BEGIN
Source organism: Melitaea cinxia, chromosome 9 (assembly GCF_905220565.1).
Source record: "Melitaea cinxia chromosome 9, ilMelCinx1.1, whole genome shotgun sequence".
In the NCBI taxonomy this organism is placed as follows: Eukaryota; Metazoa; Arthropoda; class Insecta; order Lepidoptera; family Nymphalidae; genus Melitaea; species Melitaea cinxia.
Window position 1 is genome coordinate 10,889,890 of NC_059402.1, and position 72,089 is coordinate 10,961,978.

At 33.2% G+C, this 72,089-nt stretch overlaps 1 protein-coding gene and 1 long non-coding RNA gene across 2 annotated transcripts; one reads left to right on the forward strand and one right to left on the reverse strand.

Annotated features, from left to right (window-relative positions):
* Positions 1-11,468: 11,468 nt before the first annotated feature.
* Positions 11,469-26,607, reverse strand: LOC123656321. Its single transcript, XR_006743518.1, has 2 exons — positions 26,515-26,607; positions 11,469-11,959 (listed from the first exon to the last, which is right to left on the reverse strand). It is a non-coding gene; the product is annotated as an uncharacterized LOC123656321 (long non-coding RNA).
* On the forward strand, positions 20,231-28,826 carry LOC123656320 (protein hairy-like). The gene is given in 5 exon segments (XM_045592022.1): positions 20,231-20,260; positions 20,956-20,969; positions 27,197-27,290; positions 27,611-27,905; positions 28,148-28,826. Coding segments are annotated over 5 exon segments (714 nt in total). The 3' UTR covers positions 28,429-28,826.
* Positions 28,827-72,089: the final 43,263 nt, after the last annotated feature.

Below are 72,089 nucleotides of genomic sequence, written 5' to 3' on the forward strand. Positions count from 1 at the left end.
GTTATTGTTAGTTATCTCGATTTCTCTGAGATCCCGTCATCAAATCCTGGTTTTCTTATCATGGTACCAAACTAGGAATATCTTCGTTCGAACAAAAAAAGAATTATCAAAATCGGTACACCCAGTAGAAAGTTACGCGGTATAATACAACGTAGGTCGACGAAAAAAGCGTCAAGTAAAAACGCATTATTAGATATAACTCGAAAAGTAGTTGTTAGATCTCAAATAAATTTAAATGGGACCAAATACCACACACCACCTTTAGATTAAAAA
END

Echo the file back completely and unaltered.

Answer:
Source organism: Melitaea cinxia, chromosome 9 (assembly GCF_905220565.1).
Source record: "Melitaea cinxia chromosome 9, ilMelCinx1.1, whole genome shotgun sequence".
In the NCBI taxonomy this organism is placed as follows: Eukaryota; Metazoa; Arthropoda; class Insecta; order Lepidoptera; family Nymphalidae; genus Melitaea; species Melitaea cinxia.
Window position 1 is genome coordinate 10,889,890 of NC_059402.1, and position 72,089 is coordinate 10,961,978.

At 33.2% G+C, this 72,089-nt stretch overlaps 1 protein-coding gene and 1 long non-coding RNA gene across 2 annotated transcripts; one reads left to right on the forward strand and one right to left on the reverse strand.

Annotated features, from left to right (window-relative positions):
* Positions 1-11,468: 11,468 nt before the first annotated feature.
* Positions 11,469-26,607, reverse strand: LOC123656321. Its single transcript, XR_006743518.1, has 2 exons — positions 26,515-26,607; positions 11,469-11,959 (listed from the first exon to the last, which is right to left on the reverse strand). It is a non-coding gene; the product is annotated as an uncharacterized LOC123656321 (long non-coding RNA).
* On the forward strand, positions 20,231-28,826 carry LOC123656320 (protein hairy-like). The gene is given in 5 exon segments (XM_045592022.1): positions 20,231-20,260; positions 20,956-20,969; positions 27,197-27,290; positions 27,611-27,905; positions 28,148-28,826. Coding segments are annotated over 5 exon segments (714 nt in total). The 3' UTR covers positions 28,429-28,826.
* Positions 28,827-72,089: the final 43,263 nt, after the last annotated feature.

Below are 72,089 nucleotides of genomic sequence, written 5' to 3' on the forward strand. Positions count from 1 at the left end.
GTTATTGTTAGTTATCTCGATTTCTCTGAGATCCCGTCATCAAATCCTGGTTTTCTTATCATGGTACCAAACTAGGAATATCTTCGTTCGAACAAAAAAAGAATTATCAAAATCGGTACACCCAGTAGAAAGTTACGCGGTATAATACAACGTAGGTCGACGAAAAAAGCGTCAAGTAAAAACGCATTATTAGATATAACTCGAAAAGTAGTTGTTAGATCTCAAATAAATTTAAATGGGACCAAATACCACACACCACCTTTAGATTAAAAA